There are three categories of leishmaniasis: cutaneous leishmaniasis, visceral leishmaniasis, and mucocutaneous leishmaniasis.
Approximately 75% of cutaneous leishmaniasis is reported from ten countries in the Middle East, North Africa, and Central and South America . Clinical manifestations range from cutaneous ulcers to systemic multiorgan disease . Localized cutaneous leishmaniasis consists of cutaneous lesions on exposed areas of the skin. The ear is the area most likely to be affected, followed by the nose, upper lip, cheeks, legs, distal upper extremities, and ankles. It begins as a pink-colored papule that enlarges and develops into a nodule or plaque-like lesion (often with central softening), leading to usually painless ulceration with an indurated border. In the photo, we can see the classic Chichlero’s ulcer, an eponym used for localized cutaneous leishmaniasis involving the ear. A diagnosis is made by a biopsy sent for histology, culture, and polymerase chain reaction (PCR) .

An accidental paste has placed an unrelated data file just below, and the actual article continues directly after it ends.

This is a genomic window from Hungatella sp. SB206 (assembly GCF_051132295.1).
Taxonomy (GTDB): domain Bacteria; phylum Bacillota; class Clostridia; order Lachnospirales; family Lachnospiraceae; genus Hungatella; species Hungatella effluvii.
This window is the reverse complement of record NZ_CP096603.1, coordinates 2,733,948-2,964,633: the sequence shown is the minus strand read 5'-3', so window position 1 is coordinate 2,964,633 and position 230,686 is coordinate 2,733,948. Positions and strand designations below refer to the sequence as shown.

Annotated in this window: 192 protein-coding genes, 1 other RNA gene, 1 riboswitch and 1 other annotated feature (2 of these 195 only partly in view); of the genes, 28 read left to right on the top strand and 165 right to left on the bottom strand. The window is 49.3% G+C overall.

- Leishmaniasis is transmitted by the sand fly (which is endemic in multiple parts of the world, including the Middle East, North Africa, Central and South America).
- The disease has cutaneous, visceral, and mucocutaneous forms.
- Typical therapy involves topical antifungals, though systemic therapy with azoles or amphotericin may be indicated in refractory or complex cases.